The current state of ransomware

Ransomware is not new – it dates back to the 1980s – but it has undergone a renaissance throughout the 2010s, to the extent that it looks almost nothing like it did in its early days.

Perpetrators have enhanced various strains with strong encryption (CryptoLocker), designed them to exploit protocols such as Microsoft Windows SMB (WannaCry) and enabled easy lateral movement through a local network (Bad Rabbit). The result has been a long-term uptick in the number and severity of ransomware infections: Verizon’s 2018 Data Breach Investigations Report found that ransomware was a factor in 39 percent of breaches, double the rate observed in 2017.

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It’s rarely if ever a good idea to pay the ransom, since there’s no guarantee you’ll get your files back.  

While ransomware has received less attention as newer techniques such as cryptojacking have entered the spotlight, it would be a mistake to overlook the ongoing threat that ransomware poses to cybersecurity. Let’s quickly review the state of ransomware in 2019:

Ransomware is becoming more aggressive and destructive

The LockerGoga ransomware that wreaked havoc on industrial companies Norsk Hydro and Altran Technologies in 2019 was notable for its aggressive design. In addition to encrypting vital system files, LockerGoga also reset the passwords on all administrator accounts, forcibly logged out all active sessions and completely locked down Boot Manager, which is required to start Windows. Accordingly, its victims likely had no opportunity to even pay the ransom, since they couldn’t log in.

GandCrab is still a threat

One of the most successful ransomware schemes of all time, GandCrab is infamous for its blackmail-esque tactics. It might claim to have hacked your webcam or caught you browsing certain sites, so that it can make a convincing case for collecting payment. The latest variants of GandCrab have some tell-tale signs you should look for. The email containing the ransomware usually has a romantic subject line, a body containing a heart symbol and a ZIP file attachment named “Love_You” followed by a few digits. Don’t interact if you receive such a message.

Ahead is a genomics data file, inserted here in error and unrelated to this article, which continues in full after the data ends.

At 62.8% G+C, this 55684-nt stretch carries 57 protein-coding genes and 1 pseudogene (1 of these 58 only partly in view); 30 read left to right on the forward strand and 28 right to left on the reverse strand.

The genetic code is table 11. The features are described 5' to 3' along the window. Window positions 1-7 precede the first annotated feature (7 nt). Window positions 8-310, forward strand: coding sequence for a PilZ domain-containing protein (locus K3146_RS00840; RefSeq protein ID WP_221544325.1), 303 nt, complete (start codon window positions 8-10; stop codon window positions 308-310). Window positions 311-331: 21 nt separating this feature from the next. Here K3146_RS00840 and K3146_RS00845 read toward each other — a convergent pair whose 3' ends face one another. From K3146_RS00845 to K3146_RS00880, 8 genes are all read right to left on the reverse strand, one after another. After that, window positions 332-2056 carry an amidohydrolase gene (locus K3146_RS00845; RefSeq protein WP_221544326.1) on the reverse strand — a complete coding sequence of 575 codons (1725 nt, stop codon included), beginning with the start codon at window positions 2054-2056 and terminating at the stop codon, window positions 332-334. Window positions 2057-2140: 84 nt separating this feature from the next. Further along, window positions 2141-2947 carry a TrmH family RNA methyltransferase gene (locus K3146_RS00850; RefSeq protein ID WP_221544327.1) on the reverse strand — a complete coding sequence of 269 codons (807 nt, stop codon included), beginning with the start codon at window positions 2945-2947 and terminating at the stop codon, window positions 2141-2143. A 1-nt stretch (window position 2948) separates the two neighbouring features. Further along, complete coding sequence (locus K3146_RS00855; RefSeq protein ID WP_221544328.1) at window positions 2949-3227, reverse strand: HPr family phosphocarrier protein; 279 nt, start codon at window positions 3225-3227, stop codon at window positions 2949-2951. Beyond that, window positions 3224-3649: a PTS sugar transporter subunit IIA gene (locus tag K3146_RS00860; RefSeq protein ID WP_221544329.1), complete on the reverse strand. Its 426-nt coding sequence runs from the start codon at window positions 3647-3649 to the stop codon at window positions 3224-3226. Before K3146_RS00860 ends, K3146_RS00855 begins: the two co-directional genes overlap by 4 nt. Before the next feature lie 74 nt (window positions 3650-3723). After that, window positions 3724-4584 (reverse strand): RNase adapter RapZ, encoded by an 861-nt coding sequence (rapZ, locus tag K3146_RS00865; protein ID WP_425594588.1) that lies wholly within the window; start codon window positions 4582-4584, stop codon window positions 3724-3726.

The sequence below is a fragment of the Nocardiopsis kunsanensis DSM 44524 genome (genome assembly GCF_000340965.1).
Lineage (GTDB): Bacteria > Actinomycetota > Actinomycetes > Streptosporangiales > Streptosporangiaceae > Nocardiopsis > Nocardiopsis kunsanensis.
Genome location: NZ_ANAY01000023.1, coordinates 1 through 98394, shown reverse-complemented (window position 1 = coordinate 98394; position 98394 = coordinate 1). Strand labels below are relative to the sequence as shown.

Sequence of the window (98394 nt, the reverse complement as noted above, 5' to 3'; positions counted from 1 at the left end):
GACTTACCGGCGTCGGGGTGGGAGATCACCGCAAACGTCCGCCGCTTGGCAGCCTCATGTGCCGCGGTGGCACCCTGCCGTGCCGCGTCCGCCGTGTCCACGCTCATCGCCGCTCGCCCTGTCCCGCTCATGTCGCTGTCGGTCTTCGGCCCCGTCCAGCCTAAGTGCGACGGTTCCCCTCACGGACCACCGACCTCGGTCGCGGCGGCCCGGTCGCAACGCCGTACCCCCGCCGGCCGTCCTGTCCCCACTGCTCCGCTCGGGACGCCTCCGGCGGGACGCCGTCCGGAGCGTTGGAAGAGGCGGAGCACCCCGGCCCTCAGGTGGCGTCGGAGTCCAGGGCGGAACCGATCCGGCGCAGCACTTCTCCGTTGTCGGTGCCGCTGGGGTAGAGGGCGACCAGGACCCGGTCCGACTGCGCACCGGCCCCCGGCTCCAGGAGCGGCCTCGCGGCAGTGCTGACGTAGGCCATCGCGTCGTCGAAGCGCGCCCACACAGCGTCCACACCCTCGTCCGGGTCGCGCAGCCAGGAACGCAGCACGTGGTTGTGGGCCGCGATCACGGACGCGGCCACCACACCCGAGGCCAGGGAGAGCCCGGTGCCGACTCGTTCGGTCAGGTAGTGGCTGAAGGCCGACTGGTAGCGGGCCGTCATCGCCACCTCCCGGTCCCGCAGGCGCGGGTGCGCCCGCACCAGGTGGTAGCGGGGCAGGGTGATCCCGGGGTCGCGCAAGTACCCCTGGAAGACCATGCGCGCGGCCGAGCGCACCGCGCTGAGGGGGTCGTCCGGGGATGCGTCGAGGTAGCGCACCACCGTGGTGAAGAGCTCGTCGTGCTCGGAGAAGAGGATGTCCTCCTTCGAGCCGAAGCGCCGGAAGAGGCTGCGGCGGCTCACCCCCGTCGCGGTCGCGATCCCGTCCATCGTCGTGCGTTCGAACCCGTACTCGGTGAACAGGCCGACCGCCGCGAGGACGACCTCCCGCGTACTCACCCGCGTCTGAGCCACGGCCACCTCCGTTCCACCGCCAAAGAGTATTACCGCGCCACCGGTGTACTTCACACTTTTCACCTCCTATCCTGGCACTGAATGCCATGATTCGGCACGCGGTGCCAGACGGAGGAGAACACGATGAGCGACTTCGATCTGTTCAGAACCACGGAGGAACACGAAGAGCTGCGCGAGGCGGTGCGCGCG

Email is the main delivery mechanism for ransomware

As much as 60 percent of all ransomware infections may be traceable to malicious URLs embedded in email. Be vigilant about what comes into your inbox: Look for typos, long and garbled links, odd subject lines and strange return email addresses. Turn off remote image loading to further reduce the risk of downloading possibly malicious, ransomware-related content. And above all, don’t click if you’re in doubt.

System backup provides recourse against most ransomware

It’s rarely if ever a good idea to pay the ransom, since there’s no guarantee you’ll get your files back. The best solution is to regularly back-up your system so that you can safely roll it back to a pre-infection state. A solution like Total Defense Ultimate Security suite pairs backup with the most comprehensive protection from ransomware and other threats.